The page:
After a near-absence from the Tour de France in recent years, North Americans are making a strong comeback to the peloton, with four riders from the US, along with another three from Canada.

A writer for Bicycling offers a lengthy dissertation on what happens when she meets her idol, Primož Roglič. And yes, you can read it on Yahoo if Bicycling blocks you.

A writer for the AP says the Tour de France could come down to a rematch between fellow Slovenian’s Roglič and Tadej Pogačar.

French cyclist Audrey Cordon-Ragot says it’s about damn time there was a women’s Tour de France once again, as this year’s final La Course becomes the stepping stone to next year’s women’s Tour. Although she may not have put it quite that way.

Thirty-eight-year old Dutch cyclist Koen de Kort may have seen his cycling career come to an end after three fingers on his right hand were amputated following a crash in an off-road vehicle. And fellow Dutch cycling star Maurits Lammertink will miss the Tour de France after he was rushed into surgery for a brain injury caused by a collision with a scooter rider.

The director of the women’s Doltcini-Van Eyck-Proximus cycling team was banned for three-years after several riders accused him of sexual misconduct and harassment.

Dutch cyclist Mathieu van der Poel is proof that sometimes, greatness runs in the family.

https://twitter.com/AlpecinFenix/status/1408123568714665994

 

Finally…

Your next Mercedes Benz could have just two wheels, and a battery. Proof you can be a billionaire fashion mogul and still bike to work.

And former pro Fabian Cancellara is selling…something.

https://twitter.com/cyclingtips/status/1407734786236375044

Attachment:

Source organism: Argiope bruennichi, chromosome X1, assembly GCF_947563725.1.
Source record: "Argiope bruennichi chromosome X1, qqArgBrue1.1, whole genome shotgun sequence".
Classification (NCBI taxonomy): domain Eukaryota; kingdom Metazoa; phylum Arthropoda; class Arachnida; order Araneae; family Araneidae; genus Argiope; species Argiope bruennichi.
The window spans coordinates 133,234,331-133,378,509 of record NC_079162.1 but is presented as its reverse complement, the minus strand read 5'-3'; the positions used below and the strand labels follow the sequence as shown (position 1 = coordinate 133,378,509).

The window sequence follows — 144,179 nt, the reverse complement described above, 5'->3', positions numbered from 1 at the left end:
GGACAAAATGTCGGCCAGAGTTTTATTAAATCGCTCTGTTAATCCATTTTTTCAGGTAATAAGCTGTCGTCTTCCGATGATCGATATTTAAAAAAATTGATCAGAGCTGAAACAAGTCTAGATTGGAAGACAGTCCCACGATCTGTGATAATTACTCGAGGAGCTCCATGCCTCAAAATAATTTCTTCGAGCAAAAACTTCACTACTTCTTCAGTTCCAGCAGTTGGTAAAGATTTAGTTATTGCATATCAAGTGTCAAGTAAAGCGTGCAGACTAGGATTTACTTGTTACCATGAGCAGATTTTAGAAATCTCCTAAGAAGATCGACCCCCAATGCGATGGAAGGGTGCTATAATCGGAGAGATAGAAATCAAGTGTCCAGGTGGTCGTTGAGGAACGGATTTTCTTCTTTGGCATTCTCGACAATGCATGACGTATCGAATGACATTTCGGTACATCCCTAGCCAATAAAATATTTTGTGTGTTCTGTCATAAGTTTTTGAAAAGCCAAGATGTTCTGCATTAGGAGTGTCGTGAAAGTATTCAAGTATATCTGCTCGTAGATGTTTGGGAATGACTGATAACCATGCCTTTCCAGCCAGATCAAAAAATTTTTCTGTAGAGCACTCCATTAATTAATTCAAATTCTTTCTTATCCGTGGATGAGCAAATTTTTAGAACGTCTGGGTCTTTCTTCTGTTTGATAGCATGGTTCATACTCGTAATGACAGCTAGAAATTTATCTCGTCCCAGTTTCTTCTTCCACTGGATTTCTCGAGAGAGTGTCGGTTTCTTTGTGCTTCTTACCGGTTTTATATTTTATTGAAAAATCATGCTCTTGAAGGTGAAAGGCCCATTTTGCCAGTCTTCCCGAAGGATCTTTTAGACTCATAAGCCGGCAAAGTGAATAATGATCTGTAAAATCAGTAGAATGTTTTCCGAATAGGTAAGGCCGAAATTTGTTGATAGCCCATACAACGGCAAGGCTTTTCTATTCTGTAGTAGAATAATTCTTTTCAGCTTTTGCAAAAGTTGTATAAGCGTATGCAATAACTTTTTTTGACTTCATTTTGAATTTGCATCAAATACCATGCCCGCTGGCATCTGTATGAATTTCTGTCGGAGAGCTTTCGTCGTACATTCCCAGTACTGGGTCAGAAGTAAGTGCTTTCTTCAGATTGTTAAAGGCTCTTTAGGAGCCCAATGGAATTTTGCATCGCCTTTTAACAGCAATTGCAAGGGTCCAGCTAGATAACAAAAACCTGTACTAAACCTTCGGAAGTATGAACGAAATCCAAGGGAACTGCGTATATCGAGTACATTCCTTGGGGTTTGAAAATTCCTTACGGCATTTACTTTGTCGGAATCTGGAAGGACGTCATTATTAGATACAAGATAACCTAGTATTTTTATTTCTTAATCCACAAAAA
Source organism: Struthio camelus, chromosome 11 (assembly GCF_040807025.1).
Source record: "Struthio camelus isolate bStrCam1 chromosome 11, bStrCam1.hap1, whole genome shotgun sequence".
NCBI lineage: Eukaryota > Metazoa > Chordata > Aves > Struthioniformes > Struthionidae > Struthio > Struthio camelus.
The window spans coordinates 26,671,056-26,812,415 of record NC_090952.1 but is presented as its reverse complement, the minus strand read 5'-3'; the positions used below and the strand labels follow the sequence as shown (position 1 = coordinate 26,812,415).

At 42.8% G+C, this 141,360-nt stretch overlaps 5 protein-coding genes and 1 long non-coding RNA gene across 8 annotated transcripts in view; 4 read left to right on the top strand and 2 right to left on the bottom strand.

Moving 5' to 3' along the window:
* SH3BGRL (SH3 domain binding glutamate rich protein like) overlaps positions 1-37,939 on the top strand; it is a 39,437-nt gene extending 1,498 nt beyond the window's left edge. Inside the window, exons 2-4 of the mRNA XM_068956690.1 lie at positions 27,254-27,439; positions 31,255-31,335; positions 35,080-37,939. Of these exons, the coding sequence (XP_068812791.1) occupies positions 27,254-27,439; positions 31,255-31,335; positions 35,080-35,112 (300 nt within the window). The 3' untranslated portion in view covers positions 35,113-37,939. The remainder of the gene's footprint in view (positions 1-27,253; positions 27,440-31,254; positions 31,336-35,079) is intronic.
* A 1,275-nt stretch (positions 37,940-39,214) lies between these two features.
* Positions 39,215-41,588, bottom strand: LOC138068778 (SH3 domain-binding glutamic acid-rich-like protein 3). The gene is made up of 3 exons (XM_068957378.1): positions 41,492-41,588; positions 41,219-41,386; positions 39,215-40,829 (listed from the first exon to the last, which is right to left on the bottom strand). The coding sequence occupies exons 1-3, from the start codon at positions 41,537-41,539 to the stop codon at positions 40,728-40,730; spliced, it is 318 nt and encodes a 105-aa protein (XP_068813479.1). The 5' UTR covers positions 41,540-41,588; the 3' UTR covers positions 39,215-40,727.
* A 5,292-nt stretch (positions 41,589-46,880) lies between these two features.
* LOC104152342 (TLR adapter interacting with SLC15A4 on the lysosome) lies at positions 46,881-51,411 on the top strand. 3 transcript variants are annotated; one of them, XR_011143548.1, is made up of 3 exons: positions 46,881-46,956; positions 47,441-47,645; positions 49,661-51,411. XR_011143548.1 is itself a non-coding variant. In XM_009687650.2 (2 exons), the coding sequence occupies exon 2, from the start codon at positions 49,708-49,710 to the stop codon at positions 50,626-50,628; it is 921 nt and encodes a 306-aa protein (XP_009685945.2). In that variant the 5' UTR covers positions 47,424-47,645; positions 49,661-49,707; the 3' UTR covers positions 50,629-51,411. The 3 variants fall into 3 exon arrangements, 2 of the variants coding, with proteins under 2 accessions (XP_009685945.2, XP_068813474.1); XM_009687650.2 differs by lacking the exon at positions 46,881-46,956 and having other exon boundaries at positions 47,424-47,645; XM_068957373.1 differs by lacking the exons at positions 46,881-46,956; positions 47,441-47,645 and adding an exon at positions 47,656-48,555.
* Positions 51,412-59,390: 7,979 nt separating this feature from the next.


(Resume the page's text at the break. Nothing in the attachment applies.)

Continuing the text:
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Thanks to David E for an unexpected donation to help support this site, and keep SoCal’s best bike news coming your way every day.

Okay, almost every day. 

Donations of any amount, at any time and for any reason, are always appreciated. 

………

Be safe, and stay healthy. And get vaccinated, already.

School of Rock drummer killed in Chicago bike crash, support urged for CA ebike rebate bill, and San Diego bike path opens

Before we start, a special thanks to Bicycle Attorney Thomas Forsyth for renewing his ad on this site for the coming year. 

Remarkably, despite the pandemic, all three of our sponsors have renewed their ads for another year. 

Which matters because it’s their support, along with yours, that makes BikinginLA possible. 

………

More heartbreaking news about another needless loss.

Keven Clark, who played drummer Freddy “Spazzy McGee” Jones in 2003’s School of Rock, was killed when he was struck by a driver while riding his bike yesterday.

The 32-year old musician was just 12 years old when he costarred with Jack Black and Joan Cusack in the hit movie, despite a lack of acting experience.

He had just formed a new band that performed live for the first time over the weekend.

According to the Chicago Sun-Times,

Clark was riding a bicycle early Wednesday when he was struck and killed at a notoriously dangerous intersection on the Northwest Side. He was hit by a Hyundai Sonata around 1:20 a.m. in the 2600 block of North Western Avenue, Chicago police said.

Paramedics found him on Logan Boulevard and took him to Illinois Masonic Medical Center, where he was pronounced dead at 2:04 a.m., according to the Chicago Fire Department and the Cook County medical examiner’s office.

The driver of the Hyundai, a 20-year-old woman, was issued several citations, police said.

A report in the Chicago Tribune alleges Clark was hit after running a red light.

Maybe someday, we’ll decide that too many people have died because of motor vehicles and the people who drive them, and actually do something about it.

But like gun violence, we seem to just talk about it, and look the other way.

School of Rock poster from Wikipedia.org.

Thanks to Tim Rutt and Megan Lynch for the heads-up.

………

Calbike is calling on everyone to contact your state assemblymember to support AB 117, the E-Bike Affordability Bill.